At the not-so-ripe age of 39, I finally got my PADI dive certification in Taganga, Colombia, and proceeded to dive 40 more times over the next two years. These aquatic adventures included swimming alongside giant manta rays at Nusa Lembongan (Indonesia), through a pack of menacing sharks at Sipadan (Malaysia), with large sea turtles near Roatan Island (Honduras) and down the surreal Blue Hole off the coast of Belize. With such an emphasis on an activity I wanted to do my entire life, it sounds like I became an instant scuba junkie, but I actually came to think diving is a bit overrated. Not a popular sentiment I agree, but I usually don’t see that much more at 120 feet with an oxygen tank than I do at 30 feet with a mask and snorkel. That said, a boat-less dive in Tulum completely blew me away, and the water had little-to-no visible fish.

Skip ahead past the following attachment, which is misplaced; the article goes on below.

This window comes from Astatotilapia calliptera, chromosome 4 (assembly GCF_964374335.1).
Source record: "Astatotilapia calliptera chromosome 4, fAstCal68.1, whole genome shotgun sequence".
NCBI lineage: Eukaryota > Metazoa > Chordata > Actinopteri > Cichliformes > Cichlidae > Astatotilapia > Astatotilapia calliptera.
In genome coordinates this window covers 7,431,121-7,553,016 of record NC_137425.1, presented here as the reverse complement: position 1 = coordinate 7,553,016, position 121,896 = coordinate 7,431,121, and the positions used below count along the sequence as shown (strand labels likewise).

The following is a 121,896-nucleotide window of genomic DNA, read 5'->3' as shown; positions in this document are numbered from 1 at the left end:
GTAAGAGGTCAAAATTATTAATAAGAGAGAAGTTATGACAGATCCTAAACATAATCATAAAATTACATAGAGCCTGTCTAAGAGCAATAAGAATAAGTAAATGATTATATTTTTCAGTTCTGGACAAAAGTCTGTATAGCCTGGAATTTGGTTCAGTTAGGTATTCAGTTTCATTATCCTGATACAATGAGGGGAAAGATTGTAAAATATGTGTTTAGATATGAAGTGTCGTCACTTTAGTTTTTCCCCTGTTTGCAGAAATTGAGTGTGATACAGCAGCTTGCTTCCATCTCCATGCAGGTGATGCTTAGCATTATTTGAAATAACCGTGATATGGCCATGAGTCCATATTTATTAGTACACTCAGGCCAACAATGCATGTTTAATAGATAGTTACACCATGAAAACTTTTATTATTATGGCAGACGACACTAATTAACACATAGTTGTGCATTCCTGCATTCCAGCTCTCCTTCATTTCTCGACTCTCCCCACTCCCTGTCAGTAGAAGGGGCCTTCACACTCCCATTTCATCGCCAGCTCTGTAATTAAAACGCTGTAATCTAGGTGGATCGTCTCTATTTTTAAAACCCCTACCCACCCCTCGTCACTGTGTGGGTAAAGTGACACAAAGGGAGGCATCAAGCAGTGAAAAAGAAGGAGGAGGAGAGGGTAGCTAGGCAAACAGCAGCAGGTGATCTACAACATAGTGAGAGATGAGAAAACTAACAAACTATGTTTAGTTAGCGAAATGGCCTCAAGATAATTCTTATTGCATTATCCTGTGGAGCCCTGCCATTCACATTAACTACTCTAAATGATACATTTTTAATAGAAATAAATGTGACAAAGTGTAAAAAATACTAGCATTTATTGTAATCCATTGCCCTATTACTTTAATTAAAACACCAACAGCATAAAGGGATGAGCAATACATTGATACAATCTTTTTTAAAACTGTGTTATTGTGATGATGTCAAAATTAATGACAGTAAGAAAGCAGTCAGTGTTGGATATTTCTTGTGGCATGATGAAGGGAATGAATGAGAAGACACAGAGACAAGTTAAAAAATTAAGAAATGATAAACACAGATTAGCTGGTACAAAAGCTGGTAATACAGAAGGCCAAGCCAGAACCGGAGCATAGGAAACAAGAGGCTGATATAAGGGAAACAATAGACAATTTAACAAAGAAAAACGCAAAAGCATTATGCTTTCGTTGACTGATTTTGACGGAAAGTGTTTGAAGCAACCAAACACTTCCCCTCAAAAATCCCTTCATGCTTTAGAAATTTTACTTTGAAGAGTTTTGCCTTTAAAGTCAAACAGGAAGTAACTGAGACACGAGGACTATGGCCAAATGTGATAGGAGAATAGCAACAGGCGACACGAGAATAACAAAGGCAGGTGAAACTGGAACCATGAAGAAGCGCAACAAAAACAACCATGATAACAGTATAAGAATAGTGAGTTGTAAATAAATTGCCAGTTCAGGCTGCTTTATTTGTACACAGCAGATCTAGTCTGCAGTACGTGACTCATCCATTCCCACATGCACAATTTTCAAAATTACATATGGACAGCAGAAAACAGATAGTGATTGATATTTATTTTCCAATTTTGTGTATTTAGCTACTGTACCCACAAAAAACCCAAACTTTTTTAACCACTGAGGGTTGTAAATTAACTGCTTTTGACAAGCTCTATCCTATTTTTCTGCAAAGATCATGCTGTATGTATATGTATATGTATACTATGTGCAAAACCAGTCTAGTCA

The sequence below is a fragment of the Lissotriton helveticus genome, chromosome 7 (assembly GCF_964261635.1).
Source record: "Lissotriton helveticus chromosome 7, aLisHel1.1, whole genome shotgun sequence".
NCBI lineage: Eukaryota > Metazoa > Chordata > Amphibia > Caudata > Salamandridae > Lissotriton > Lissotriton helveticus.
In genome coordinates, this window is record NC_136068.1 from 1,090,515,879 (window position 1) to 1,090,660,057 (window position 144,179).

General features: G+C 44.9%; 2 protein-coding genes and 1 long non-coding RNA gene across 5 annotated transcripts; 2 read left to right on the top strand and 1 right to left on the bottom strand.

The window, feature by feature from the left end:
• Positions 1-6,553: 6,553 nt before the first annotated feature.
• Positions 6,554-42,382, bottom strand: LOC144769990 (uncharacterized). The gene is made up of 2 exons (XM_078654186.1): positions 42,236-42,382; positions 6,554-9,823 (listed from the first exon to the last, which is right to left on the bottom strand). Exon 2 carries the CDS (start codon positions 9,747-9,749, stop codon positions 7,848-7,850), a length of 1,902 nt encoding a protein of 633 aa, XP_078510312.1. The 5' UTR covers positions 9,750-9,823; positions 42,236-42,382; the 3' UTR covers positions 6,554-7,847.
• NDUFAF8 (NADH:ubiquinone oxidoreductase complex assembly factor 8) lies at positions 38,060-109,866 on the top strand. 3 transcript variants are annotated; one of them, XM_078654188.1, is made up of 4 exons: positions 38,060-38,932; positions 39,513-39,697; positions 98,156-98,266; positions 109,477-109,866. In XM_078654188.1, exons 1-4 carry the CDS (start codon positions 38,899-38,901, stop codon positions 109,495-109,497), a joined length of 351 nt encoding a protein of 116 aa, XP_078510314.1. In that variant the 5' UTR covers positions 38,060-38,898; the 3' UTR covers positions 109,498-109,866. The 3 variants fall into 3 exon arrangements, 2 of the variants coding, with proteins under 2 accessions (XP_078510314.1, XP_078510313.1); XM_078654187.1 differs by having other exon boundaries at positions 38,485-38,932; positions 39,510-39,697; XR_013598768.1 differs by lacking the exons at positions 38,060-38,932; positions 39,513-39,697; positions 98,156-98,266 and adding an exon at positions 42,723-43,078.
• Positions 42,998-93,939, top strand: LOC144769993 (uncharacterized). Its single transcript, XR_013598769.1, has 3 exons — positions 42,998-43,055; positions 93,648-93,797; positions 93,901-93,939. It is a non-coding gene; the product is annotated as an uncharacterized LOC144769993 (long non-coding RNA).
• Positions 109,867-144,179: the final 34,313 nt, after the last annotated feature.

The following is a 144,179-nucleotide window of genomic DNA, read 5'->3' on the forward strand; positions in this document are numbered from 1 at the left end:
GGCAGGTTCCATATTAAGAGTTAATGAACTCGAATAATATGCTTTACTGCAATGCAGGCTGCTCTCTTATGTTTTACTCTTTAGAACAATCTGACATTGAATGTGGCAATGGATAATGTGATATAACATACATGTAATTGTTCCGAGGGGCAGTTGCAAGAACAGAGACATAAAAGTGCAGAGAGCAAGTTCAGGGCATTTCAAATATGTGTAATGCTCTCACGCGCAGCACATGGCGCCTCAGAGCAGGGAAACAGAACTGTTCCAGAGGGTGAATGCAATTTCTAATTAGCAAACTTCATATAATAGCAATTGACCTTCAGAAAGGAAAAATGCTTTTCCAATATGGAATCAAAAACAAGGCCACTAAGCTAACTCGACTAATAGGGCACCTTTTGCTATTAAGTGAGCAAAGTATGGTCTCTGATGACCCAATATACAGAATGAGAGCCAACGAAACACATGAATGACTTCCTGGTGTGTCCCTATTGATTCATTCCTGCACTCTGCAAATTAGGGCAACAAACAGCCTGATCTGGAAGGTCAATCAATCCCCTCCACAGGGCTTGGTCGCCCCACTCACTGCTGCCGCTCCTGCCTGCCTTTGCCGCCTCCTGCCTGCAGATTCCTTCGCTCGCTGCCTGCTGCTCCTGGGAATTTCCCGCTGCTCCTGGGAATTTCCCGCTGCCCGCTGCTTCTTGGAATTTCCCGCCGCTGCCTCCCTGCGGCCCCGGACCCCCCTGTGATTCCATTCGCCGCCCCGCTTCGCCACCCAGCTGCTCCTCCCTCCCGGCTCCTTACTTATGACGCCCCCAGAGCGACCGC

When it comes to pre-Columbian Mexico, most people think of the Aztecs since their former capital is now Mexico City, but the Maya occupied southern parts of the country that included the Yucatan Peninsula. The most iconic Mayan ruin is El Castillo temple in Chichen Itza, while backpacker-friendly Tulum boasts ruins directly on its white-sand Caribbean beaches. Though not as touristy as Cancun, Cozumel and Playa del Carmen to the north, Tulum arguably outshines them all with beachfront archeology, alluring blue waters and outstanding restaurants like Hartwood and Gitano. The Yucatan also boasts numerous underwater cave systems called cenotes (pronounced “say-no-tayes”) that divers can explore. I booked one such adventure with an Australian-raised Slovokian divemaster named Tomas Kuzela.
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